Thanksgiving 2020

The cycle of the year brings us around again. The year known as 2020 has been tough for everyone across the planet. Perseverance is a noble virtue, so we go on. We do the things we need to do. We face the challenges with a frightening laugh and rend those challenges with our bare hands (being sure to sanitize afterward). There is much to be thankful for.

Thanksgiving is a traditional harvest festival. People have done this for as long as there have been people. The American version has been dressed up as uniquely American and is idealized and commercialized as such things often are, but that doesn't change what harvest festivals are really about.

To folks in earlier times, summer was a time of productivity. In northern climates, summer meant the weather was not necessarily trying to kill you every day. One could find edible things, both plant and animal, growing in the wilds or in the fields. The sun provided warmth and light for very long days. Unless you experienced a raid from the neighbors, or a plague, summer was a really great time.

Winter, however, lurked around the corner, stalking and awaiting the diminished sun. It brought with it short, dreary days, and cold that crept through your meat and into your bones. Food no longer sprung from the Earth; if you hadn't stored enough then starvation would consume you before the spring. Only fire and shelter kept you from freezing, so you had better have taken care of that while it was warm out. It was a cold season, a wolf season.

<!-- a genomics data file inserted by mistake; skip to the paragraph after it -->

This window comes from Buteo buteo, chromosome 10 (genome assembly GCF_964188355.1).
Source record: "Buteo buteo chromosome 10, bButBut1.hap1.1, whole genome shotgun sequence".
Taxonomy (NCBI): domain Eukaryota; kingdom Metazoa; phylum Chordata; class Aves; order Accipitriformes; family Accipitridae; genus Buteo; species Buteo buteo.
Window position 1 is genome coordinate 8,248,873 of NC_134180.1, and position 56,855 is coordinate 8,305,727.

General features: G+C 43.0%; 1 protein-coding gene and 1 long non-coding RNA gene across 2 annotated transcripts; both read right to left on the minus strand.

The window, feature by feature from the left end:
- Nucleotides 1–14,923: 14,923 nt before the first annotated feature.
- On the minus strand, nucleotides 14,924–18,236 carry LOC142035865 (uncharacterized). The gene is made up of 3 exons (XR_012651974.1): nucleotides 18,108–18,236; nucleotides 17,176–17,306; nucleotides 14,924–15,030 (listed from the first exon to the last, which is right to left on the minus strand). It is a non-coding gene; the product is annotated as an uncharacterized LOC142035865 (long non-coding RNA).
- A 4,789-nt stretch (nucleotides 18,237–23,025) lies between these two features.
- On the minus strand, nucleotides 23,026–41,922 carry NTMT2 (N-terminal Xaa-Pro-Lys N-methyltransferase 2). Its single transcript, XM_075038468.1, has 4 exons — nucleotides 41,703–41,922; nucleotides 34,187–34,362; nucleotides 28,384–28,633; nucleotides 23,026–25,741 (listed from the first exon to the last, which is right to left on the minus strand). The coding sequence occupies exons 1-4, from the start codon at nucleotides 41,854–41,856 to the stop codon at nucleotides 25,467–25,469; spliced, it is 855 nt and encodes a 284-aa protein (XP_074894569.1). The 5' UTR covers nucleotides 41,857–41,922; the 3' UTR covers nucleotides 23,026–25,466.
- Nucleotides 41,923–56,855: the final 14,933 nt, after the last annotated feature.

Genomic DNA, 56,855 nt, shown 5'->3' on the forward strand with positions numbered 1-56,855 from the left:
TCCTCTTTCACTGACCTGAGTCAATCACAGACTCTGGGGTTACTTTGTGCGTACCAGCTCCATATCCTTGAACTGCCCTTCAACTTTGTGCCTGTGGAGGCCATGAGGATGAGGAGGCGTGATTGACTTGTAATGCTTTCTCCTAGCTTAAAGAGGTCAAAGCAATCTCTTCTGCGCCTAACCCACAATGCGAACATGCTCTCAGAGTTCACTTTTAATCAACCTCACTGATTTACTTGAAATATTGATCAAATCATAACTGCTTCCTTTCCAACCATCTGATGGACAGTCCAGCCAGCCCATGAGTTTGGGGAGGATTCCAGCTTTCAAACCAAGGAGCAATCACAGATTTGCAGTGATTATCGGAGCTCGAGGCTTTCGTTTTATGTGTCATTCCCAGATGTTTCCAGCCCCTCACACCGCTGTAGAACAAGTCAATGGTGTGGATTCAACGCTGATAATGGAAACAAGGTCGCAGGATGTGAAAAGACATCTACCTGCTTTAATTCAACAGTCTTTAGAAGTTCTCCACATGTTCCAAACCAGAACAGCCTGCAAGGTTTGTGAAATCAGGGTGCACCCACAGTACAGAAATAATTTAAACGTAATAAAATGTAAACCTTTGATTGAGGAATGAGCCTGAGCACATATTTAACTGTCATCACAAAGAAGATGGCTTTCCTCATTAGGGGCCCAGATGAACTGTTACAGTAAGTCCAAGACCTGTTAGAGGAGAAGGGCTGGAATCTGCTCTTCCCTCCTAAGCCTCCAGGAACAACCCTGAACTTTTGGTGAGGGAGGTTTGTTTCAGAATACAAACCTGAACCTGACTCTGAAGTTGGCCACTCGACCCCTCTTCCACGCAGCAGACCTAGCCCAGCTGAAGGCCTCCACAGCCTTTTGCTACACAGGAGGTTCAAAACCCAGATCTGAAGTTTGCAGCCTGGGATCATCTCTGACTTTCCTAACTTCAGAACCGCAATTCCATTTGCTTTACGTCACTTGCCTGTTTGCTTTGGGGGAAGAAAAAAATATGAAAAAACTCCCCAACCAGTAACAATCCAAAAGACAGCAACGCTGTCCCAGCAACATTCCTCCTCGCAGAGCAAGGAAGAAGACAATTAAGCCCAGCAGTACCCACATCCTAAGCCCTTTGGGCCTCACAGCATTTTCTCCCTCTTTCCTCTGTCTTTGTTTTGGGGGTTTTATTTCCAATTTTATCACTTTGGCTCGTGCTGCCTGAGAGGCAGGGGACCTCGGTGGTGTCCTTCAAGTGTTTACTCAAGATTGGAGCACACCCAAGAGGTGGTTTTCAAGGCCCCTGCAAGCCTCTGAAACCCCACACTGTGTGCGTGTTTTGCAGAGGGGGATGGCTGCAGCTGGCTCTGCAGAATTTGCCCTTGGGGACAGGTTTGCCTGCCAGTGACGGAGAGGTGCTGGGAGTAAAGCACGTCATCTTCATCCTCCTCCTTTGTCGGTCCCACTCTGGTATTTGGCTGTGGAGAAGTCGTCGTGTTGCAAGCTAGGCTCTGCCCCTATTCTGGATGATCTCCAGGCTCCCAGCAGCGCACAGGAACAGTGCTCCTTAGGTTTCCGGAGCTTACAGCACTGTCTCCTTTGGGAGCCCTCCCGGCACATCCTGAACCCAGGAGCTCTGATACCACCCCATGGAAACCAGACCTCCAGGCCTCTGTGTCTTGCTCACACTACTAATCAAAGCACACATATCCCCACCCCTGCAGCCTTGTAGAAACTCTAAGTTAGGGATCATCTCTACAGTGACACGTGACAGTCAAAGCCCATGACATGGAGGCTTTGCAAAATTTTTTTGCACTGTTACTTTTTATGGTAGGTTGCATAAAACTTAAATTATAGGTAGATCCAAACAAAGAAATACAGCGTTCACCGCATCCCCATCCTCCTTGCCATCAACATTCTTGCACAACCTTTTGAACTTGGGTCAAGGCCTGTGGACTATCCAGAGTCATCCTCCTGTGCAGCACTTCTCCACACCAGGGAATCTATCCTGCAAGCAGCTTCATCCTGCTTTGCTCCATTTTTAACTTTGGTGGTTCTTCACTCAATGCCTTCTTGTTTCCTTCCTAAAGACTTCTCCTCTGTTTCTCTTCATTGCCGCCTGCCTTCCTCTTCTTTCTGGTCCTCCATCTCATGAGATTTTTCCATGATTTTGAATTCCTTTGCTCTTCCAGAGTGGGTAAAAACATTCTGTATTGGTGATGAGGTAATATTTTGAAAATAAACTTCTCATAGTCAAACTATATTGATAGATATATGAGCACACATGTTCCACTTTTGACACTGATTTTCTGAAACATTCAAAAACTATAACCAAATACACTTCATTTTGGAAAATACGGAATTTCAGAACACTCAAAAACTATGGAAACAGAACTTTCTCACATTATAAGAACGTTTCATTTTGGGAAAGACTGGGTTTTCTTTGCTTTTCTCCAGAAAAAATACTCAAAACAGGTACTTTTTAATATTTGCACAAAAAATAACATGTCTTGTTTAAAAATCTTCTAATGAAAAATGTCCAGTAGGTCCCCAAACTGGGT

At harvest, the folks gathered all they could and prepared it for the coming cold. If they were lucky, they had enough for the winter and a little left over. This was particularly true for livestock. You needed animals in the spring to breed and make more animals. Those animals needed food and shelter over the winter. If you were fortunate, you could feed and house the ones you kept and you had extras that you could not. Those extras became food, stored the best you could for the winter.

Seeing all the gathered food, and knowing that it either was or was not enough to last until spring, put people in a mood. This was the time of the harvest festivals. You celebrate the good summer while preparing to boldly face down the coming winter. Gather everyone and contribute to the feast as you can. Welcome the Gods to join you and give them thanks for Their help in keeping the Worlds wholesome.

If you are reading this, you have made it through summer (in the Northern Hemisphere). You may know people who did not. You are preparing to face the winter, knowing that not all of us will be here in spring. These are not glum thoughts, though. You may miss loved ones who no longer live and you may have concerns about your own mortality, but we must persevere and keep going. That is what we do. We charge into the future knowing that the challenges strengthen us in various ways.

Depending on your situation, gather as is reasonable. Share what bounty you have within your means. Invite the Gods and your ancestors to join you and give thanks to all. Be grateful for what you have for the time you have it. Don't worry if you don't have much to offer; the Havamal tells us not to give overly much and to not judge others if they do the best with what they have.

Harvest festivals, like Thanksgiving, are time to reflect on the good parts of the previous season and celebrate. Take the time this year to find the good things, know that you have survived the bad things, and plan to survive the next season. Thank the Gods for all They have done. Thank the elves for what they do. Thank your ancestors, even if you didn't get along with them. Just be thankful and appreciate the good parts, even if you have to brush the bad parts out of the way to see them.

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